It took more than a year, but the US Department of Transportation is ready to pursue regulatory actions against Air Canada. Citing a lack of progress in resolving the issue through an agreed consent order assessing a civil penalty, the DOT filed a formal complaint against the airline, seeking more the $25 million in damages.
From March 2020 to April 2021, Air Canada adopted a policy that it would not offer refunds to passengers for flights that Air Canada cancels or significantly changes. This unlawful no-refund policy imposed significant harm to consumers and benefited Air Canada at the expense of other airlines that did comply with U.S. law.
In July 2020 the Department’s Office of Aviation Consumer Protection (OACP), based on complaints coming in from jilted passengers, notified Air Canada that the no refund policy was an unfair practice per US regulations. That formal communiqué did not influence Air Canada’s policy.
Read More: Jilted travelers get aggressive in seeking airline refund enforcement from the DOT
Instead, the complaints continued to roll in. OACP identified just over 5,000 potential violations, including 89 formal complaints, tied to pending refunds. Air Canada eventually relented, issuing refunds. But only after the Canadian government stepped in to provide the cash to support those refunds.
Read More: Air Canada fights back on refund demands, disputes DOT authority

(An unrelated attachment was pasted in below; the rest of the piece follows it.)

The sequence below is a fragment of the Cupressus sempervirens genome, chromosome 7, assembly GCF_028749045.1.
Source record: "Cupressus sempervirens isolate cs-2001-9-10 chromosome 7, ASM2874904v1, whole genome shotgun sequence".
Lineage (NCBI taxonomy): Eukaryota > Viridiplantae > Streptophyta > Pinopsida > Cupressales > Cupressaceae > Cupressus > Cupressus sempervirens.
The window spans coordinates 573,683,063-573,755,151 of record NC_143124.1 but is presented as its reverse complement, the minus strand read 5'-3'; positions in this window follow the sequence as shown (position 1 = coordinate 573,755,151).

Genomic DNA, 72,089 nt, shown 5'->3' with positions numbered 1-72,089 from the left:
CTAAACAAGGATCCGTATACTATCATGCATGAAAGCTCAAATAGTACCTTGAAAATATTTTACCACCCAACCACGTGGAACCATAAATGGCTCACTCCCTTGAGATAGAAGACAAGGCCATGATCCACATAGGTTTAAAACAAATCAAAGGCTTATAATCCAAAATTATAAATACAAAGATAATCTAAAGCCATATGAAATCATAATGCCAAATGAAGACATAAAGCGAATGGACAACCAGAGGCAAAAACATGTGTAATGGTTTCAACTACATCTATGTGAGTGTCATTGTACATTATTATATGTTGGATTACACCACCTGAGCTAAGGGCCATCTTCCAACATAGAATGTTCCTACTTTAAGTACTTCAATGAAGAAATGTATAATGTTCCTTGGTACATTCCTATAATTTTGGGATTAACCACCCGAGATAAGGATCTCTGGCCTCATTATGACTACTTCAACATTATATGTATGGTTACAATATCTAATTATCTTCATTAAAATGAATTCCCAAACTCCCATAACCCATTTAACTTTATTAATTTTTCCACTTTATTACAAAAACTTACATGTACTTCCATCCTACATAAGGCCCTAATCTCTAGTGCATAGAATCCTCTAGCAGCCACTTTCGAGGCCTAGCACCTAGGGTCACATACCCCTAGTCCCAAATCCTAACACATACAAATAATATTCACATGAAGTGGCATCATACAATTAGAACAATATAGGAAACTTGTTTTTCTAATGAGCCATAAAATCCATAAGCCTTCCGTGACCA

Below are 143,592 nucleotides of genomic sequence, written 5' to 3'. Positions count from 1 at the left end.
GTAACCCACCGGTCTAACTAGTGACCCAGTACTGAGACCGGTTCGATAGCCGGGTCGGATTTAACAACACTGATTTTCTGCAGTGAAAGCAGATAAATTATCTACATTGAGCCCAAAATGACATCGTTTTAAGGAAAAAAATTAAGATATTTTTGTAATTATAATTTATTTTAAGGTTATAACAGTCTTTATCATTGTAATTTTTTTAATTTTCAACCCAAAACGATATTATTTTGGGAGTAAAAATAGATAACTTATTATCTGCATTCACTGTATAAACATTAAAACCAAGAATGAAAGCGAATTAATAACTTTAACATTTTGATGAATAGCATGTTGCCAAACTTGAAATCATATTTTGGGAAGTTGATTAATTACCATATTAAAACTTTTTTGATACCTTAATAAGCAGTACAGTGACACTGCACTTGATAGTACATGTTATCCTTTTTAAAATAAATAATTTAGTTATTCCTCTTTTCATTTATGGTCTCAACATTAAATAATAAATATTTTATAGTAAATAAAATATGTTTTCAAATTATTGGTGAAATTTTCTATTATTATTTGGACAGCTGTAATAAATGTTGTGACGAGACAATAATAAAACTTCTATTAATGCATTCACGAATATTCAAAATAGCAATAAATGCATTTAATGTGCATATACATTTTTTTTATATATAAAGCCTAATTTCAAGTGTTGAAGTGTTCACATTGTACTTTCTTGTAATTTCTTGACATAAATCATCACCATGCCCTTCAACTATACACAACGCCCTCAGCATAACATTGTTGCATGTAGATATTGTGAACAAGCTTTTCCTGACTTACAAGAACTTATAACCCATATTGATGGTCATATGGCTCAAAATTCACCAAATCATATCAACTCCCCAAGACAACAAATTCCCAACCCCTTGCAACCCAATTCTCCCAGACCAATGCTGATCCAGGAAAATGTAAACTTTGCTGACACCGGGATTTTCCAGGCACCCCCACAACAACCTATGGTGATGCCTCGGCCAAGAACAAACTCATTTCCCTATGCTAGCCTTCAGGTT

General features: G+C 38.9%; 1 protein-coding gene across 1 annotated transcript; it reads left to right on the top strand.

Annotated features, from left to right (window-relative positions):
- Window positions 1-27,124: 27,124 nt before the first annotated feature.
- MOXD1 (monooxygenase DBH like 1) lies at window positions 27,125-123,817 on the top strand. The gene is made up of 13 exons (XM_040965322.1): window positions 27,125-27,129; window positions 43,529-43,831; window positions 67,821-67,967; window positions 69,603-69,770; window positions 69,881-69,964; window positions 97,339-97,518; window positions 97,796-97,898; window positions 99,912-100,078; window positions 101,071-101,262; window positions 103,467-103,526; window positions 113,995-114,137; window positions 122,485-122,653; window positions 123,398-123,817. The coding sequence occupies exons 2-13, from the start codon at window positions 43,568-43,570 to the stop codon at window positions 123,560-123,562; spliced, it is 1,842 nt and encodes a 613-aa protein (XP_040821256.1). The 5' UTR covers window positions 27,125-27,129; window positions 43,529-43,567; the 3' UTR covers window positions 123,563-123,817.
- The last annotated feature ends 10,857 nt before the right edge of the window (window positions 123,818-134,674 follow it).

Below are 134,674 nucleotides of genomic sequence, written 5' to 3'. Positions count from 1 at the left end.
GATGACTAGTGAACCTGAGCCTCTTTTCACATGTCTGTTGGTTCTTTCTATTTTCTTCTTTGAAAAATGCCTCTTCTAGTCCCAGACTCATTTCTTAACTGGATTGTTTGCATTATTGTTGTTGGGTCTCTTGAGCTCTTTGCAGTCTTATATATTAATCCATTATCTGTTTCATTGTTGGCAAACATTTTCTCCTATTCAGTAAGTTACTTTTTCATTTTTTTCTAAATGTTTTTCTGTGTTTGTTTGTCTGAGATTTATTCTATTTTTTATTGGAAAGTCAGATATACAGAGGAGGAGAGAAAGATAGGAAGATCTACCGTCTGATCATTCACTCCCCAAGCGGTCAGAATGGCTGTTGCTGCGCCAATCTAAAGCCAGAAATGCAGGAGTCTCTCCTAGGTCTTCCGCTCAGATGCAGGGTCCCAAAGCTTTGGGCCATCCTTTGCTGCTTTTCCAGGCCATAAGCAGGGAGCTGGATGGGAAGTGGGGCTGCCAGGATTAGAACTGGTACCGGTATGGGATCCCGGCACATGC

Where this gets very ugly for Air Canada is in the calculation of the penalty. OACP views an appropriate civil penalty for each failure to provide a prompt refund in violation of 49 U.S.C. 41712 and 14 CFR 259.5, to be $5,000 per violation, which OACP views as high enough to have a deterrent effect.
Using this formula, OACP is seeking a civil penalty of $25,550,000 (based on $5,000 times 5,110 violations).
The DOT did not state what the proposed Consent Decree penalty would be, but presumably it was lower than the full price penalty now being sought.
Air Canada will almost certainly appeal the amount and a settlement will be reached. But the $25 million starting point is rough.
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Is DOT obliged to publish the final negotiated settlement?
Seth Miller says
I’m not sure, but typically the key detail (i.e. the assessed penalty amount) gets included in a press release.
It is also common for 50% of the penalty to be suspended, only enforced if the company violates the same rule again.